A full-court press takes a great deal of effort, but can be an effective tactic. Often when teams are behind late in a game, they will apply full-court pressure as a means of attempting to produce turnovers as well as tire opponents. Certain teams, such as those coached by Rick Pitino, are known for applying full-court pressure during most of the game. Presses are especially effective against teams with poor ballhandlers, shallow benches (since players become more fatigued attacking a press), or teams with deliberate offenses (since taking the ball up the court can waste a substantial portion of the shot clock). One a press is broken, however, the defensive team is vulnerable to a potential fast break or open three-point opportunity since defensive players may be caught behind the play.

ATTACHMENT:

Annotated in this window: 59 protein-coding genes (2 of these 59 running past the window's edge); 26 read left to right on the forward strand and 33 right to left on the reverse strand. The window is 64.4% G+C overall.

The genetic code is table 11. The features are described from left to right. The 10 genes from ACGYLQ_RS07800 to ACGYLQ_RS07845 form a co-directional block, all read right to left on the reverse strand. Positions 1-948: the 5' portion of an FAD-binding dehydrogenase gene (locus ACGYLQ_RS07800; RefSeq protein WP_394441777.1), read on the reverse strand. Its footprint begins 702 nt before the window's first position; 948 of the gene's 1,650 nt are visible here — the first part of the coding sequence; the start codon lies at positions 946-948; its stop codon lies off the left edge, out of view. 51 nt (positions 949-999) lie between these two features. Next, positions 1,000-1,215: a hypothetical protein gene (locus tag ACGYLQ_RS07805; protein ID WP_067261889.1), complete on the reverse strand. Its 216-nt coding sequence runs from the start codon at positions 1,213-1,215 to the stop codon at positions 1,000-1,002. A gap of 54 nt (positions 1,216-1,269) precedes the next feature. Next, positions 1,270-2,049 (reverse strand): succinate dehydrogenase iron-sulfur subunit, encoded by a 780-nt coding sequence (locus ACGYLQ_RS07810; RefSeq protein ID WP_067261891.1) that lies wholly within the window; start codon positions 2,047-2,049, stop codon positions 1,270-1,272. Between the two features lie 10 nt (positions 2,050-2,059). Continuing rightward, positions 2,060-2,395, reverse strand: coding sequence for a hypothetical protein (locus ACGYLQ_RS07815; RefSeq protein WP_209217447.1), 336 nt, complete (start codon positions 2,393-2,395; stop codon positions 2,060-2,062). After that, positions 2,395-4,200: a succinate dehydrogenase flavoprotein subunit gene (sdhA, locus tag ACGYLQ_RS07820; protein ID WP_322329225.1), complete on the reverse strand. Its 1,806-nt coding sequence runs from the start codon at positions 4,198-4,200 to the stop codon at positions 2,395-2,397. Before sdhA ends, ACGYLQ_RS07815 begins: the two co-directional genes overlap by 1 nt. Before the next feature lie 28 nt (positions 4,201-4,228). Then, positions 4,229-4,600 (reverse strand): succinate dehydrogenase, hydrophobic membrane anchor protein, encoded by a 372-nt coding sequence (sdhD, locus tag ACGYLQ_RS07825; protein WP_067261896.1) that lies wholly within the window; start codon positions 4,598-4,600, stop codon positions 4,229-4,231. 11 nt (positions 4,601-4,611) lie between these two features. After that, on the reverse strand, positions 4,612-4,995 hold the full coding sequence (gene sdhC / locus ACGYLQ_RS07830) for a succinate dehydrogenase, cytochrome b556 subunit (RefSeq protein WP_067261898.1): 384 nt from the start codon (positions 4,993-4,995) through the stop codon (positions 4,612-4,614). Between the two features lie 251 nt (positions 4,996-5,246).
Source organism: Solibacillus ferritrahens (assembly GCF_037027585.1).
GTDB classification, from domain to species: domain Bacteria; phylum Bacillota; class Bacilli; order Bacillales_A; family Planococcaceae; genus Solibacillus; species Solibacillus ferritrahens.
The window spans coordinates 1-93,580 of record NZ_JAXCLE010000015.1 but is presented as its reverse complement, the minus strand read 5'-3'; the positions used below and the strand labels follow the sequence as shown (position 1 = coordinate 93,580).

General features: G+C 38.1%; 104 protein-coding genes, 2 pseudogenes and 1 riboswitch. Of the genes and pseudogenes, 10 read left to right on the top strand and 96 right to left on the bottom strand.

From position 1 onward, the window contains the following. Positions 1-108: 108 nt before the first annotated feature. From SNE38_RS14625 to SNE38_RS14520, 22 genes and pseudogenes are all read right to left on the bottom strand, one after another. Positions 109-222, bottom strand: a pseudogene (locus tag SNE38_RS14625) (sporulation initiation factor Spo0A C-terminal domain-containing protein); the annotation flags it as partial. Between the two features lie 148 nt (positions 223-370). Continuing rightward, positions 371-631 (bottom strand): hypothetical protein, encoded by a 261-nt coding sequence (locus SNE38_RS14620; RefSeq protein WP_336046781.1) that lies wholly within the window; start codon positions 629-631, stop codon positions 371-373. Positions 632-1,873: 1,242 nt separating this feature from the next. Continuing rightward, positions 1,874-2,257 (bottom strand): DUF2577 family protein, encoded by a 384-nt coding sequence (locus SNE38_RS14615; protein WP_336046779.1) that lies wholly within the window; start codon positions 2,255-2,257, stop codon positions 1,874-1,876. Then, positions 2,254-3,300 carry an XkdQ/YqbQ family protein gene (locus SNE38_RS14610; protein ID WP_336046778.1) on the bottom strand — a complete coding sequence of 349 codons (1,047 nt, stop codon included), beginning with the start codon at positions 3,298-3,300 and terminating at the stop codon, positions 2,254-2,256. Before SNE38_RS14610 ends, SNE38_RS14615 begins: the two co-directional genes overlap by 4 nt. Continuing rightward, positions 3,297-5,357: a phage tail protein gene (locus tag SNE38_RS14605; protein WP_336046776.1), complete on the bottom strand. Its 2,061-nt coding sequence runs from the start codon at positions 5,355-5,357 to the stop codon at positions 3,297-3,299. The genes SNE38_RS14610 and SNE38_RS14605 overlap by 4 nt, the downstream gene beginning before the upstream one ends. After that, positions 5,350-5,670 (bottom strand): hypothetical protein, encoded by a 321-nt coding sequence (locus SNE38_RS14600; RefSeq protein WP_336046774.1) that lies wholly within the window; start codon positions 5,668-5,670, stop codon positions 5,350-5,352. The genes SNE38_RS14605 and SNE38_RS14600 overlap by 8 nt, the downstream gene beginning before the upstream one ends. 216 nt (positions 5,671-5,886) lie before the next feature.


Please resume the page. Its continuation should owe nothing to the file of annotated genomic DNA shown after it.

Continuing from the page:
Effective press breaks employ quick passing more often than dribbling to advance the ball up the floor. Short, quick passes are less prone to turnovers than either long passes or dribbling. Another effective way to break a man-to-man press is to pass to the center. Most presses keep a "last man back" (usually the center) whose job is to disrupt a potential fast break resulting from the press; this may leave the offensive center unguarded and able to receive a pass near midcourt.
The figurative sense is 'a vigorous attack or offensive; strong pressure', and is often found in political contexts: "a full-court press for health reform."
The basketball sense of full-court press is first found around 1950; the figurative sense dates from the late 1970s.